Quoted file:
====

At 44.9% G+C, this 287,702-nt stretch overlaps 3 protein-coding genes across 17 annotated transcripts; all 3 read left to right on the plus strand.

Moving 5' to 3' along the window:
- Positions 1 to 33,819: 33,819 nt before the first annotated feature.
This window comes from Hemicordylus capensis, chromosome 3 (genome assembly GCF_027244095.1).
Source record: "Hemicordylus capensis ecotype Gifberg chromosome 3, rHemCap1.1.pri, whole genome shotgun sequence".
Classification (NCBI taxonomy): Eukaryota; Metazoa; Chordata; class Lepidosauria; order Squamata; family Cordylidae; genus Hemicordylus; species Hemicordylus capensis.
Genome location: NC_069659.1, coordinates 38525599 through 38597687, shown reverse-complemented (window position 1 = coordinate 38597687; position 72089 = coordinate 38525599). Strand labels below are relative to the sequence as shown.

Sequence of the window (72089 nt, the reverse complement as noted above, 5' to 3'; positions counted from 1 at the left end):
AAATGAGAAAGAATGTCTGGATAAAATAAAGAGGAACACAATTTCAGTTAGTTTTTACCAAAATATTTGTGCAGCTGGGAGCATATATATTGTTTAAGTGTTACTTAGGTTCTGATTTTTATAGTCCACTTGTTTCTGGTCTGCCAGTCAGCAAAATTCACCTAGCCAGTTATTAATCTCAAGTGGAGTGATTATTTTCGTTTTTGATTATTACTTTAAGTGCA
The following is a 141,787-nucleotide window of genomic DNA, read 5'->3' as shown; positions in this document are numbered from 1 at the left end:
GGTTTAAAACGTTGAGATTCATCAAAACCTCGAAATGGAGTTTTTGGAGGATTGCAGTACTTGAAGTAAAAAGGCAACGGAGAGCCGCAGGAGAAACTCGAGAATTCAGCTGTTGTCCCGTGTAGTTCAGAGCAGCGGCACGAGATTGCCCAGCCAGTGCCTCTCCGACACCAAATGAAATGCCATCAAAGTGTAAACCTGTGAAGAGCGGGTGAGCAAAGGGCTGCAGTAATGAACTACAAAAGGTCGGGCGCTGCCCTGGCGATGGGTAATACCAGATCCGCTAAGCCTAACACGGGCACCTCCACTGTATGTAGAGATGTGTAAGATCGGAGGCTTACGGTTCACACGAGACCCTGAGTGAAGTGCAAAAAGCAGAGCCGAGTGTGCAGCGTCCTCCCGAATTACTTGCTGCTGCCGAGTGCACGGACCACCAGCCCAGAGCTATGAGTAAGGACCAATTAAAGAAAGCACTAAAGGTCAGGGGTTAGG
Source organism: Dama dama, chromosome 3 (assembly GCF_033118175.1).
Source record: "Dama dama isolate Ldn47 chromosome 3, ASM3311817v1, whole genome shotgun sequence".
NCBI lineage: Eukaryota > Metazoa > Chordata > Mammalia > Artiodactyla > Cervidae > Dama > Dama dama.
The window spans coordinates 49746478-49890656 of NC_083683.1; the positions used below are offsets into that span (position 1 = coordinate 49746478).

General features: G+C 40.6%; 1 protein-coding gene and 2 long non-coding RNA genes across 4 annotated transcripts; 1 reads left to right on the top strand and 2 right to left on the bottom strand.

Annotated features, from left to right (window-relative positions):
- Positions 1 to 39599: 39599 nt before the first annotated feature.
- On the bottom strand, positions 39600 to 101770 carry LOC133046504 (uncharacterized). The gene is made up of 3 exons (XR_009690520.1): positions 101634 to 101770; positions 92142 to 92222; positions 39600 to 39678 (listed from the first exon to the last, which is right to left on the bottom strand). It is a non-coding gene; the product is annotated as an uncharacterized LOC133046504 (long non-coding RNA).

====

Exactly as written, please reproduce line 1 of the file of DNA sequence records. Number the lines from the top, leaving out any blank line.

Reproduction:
At 44.9% G+C, this 287,702-nt stretch overlaps 3 protein-coding genes across 17 annotated transcripts; all 3 read left to right on the plus strand.